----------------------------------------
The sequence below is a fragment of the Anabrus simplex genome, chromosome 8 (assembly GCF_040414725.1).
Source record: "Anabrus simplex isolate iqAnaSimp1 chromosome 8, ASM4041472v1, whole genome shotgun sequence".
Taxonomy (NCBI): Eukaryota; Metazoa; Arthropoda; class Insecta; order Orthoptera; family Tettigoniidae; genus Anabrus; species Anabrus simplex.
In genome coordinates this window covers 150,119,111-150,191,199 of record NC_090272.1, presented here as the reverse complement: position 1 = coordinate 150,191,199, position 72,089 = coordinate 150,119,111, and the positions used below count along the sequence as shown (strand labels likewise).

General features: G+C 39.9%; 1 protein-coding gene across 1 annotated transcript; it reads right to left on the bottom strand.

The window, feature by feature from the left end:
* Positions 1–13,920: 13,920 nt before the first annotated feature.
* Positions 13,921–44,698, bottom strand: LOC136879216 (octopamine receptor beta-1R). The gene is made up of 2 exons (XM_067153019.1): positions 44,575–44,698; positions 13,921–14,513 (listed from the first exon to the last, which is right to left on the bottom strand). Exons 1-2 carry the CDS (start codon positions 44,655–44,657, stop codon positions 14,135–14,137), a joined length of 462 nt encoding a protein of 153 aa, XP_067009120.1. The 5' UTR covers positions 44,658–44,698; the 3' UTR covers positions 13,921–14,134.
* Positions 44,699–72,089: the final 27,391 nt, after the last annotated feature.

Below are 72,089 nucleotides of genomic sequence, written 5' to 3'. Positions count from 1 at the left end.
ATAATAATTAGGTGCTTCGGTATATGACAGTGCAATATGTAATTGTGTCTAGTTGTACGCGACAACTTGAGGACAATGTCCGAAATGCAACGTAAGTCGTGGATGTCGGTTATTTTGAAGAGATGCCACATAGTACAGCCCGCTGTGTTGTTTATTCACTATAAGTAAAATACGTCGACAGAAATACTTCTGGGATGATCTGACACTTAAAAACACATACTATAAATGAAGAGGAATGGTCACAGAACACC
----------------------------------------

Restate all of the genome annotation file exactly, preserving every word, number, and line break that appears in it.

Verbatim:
The sequence below is a fragment of the Anabrus simplex genome, chromosome 8 (assembly GCF_040414725.1).
Source record: "Anabrus simplex isolate iqAnaSimp1 chromosome 8, ASM4041472v1, whole genome shotgun sequence".
Taxonomy (NCBI): Eukaryota; Metazoa; Arthropoda; class Insecta; order Orthoptera; family Tettigoniidae; genus Anabrus; species Anabrus simplex.
In genome coordinates this window covers 150,119,111-150,191,199 of record NC_090272.1, presented here as the reverse complement: position 1 = coordinate 150,191,199, position 72,089 = coordinate 150,119,111, and the positions used below count along the sequence as shown (strand labels likewise).

General features: G+C 39.9%; 1 protein-coding gene across 1 annotated transcript; it reads right to left on the bottom strand.

The window, feature by feature from the left end:
* Positions 1–13,920: 13,920 nt before the first annotated feature.
* Positions 13,921–44,698, bottom strand: LOC136879216 (octopamine receptor beta-1R). The gene is made up of 2 exons (XM_067153019.1): positions 44,575–44,698; positions 13,921–14,513 (listed from the first exon to the last, which is right to left on the bottom strand). Exons 1-2 carry the CDS (start codon positions 44,655–44,657, stop codon positions 14,135–14,137), a joined length of 462 nt encoding a protein of 153 aa, XP_067009120.1. The 5' UTR covers positions 44,658–44,698; the 3' UTR covers positions 13,921–14,134.
* Positions 44,699–72,089: the final 27,391 nt, after the last annotated feature.

Below are 72,089 nucleotides of genomic sequence, written 5' to 3'. Positions count from 1 at the left end.
ATAATAATTAGGTGCTTCGGTATATGACAGTGCAATATGTAATTGTGTCTAGTTGTACGCGACAACTTGAGGACAATGTCCGAAATGCAACGTAAGTCGTGGATGTCGGTTATTTTGAAGAGATGCCACATAGTACAGCCCGCTGTGTTGTTTATTCACTATAAGTAAAATACGTCGACAGAAATACTTCTGGGATGATCTGACACTTAAAAACACATACTATAAATGAAGAGGAATGGTCACAGAACACC